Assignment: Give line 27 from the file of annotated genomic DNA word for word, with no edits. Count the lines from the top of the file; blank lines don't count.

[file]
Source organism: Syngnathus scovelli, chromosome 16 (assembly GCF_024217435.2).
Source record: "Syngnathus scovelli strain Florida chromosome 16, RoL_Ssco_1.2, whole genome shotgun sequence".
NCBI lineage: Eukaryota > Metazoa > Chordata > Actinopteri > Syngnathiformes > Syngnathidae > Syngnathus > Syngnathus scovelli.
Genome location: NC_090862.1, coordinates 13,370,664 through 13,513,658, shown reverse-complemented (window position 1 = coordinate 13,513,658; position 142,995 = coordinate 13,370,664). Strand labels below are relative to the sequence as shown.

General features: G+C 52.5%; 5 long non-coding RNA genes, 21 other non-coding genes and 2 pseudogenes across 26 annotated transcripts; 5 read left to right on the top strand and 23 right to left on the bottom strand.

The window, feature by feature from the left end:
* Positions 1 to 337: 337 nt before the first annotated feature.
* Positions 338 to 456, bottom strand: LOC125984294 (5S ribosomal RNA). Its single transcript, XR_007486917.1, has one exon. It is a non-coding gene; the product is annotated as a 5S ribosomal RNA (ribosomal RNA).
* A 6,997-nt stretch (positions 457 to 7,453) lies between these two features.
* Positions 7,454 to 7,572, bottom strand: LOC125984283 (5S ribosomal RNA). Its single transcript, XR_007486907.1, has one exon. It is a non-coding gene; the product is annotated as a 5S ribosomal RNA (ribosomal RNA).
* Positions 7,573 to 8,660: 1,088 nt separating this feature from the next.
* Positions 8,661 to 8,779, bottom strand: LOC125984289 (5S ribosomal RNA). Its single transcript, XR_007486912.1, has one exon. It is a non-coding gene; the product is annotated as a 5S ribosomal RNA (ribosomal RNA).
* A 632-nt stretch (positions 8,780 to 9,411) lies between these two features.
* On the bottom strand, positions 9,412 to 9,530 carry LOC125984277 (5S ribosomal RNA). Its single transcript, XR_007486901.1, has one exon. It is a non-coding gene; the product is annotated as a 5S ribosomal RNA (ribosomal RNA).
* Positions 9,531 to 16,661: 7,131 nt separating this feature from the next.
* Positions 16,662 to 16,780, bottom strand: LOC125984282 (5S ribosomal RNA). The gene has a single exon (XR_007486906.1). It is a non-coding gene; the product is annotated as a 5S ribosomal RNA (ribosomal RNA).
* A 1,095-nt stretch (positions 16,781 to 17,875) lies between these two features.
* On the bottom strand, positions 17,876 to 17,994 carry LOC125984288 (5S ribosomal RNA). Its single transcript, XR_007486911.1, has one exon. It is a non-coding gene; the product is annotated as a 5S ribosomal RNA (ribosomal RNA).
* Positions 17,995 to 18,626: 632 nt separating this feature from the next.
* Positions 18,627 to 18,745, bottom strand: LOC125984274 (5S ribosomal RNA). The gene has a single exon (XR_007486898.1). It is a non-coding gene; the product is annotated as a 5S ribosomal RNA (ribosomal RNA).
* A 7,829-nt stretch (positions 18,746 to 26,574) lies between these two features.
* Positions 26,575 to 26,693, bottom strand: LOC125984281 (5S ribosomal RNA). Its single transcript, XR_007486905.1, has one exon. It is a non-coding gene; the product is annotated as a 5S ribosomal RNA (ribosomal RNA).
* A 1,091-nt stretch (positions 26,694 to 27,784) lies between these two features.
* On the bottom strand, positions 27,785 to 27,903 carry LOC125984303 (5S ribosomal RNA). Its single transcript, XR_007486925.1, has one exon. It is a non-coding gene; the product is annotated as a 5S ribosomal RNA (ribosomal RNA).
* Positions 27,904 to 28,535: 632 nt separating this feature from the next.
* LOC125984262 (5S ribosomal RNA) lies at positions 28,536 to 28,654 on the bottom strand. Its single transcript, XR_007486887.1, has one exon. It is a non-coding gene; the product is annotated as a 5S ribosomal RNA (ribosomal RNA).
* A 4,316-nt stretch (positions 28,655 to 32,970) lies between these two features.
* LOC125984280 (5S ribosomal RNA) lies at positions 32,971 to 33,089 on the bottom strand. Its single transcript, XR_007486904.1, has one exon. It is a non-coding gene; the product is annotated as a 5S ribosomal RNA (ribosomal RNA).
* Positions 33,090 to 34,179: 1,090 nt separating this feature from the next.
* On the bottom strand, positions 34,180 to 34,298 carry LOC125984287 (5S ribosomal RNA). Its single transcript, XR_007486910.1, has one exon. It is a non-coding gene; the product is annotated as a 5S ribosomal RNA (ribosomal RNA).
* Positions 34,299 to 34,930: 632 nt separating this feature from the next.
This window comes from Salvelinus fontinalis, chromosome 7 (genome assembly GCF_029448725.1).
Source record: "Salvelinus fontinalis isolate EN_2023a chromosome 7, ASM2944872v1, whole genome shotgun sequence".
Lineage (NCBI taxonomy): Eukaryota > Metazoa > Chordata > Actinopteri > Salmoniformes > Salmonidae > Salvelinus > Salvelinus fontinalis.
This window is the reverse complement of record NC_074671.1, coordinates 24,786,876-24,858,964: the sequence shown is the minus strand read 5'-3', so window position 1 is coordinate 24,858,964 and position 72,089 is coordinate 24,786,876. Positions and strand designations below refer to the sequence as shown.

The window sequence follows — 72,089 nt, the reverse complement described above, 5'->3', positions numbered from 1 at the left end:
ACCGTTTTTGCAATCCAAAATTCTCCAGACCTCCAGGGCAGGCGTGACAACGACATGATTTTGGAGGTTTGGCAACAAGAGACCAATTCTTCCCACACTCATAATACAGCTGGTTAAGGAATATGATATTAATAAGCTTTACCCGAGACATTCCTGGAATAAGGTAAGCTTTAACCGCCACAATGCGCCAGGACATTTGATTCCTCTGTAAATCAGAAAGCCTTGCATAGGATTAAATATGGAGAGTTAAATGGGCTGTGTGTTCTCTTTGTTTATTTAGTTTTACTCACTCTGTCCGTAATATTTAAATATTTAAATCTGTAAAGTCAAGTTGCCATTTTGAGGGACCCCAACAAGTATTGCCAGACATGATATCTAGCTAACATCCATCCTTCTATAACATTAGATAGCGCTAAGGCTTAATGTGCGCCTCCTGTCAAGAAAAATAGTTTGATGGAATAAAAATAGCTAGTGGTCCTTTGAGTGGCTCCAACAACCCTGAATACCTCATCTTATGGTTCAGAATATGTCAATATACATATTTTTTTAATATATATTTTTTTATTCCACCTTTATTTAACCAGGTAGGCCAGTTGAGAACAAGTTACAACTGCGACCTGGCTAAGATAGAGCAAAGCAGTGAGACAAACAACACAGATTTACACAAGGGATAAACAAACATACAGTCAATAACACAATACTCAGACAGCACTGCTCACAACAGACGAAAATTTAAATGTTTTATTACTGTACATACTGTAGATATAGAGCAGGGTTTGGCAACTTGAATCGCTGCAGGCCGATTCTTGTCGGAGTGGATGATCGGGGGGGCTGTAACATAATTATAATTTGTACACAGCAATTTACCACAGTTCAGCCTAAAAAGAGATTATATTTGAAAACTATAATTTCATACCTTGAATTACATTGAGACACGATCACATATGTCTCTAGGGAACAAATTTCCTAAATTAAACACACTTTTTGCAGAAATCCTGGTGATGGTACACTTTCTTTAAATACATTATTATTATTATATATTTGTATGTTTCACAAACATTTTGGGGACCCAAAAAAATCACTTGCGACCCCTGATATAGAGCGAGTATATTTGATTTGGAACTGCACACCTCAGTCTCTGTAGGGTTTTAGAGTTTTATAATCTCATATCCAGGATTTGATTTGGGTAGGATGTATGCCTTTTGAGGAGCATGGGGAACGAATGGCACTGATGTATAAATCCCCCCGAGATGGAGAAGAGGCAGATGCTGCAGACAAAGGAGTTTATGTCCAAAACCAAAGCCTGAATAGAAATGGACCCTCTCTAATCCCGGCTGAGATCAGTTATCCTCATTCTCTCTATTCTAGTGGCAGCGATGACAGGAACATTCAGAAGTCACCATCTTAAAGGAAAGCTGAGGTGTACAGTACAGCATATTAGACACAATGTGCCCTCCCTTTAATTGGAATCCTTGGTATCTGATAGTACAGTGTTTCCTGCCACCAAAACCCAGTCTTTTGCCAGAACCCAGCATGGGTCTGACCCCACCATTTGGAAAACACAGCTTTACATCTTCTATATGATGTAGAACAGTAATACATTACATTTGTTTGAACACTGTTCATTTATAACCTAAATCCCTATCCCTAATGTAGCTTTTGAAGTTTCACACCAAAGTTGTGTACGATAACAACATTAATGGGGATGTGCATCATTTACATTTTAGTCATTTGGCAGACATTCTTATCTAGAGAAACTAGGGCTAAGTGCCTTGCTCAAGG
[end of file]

* A 4,316-nt stretch (positions 28,655 to 32,970) lies between these two features.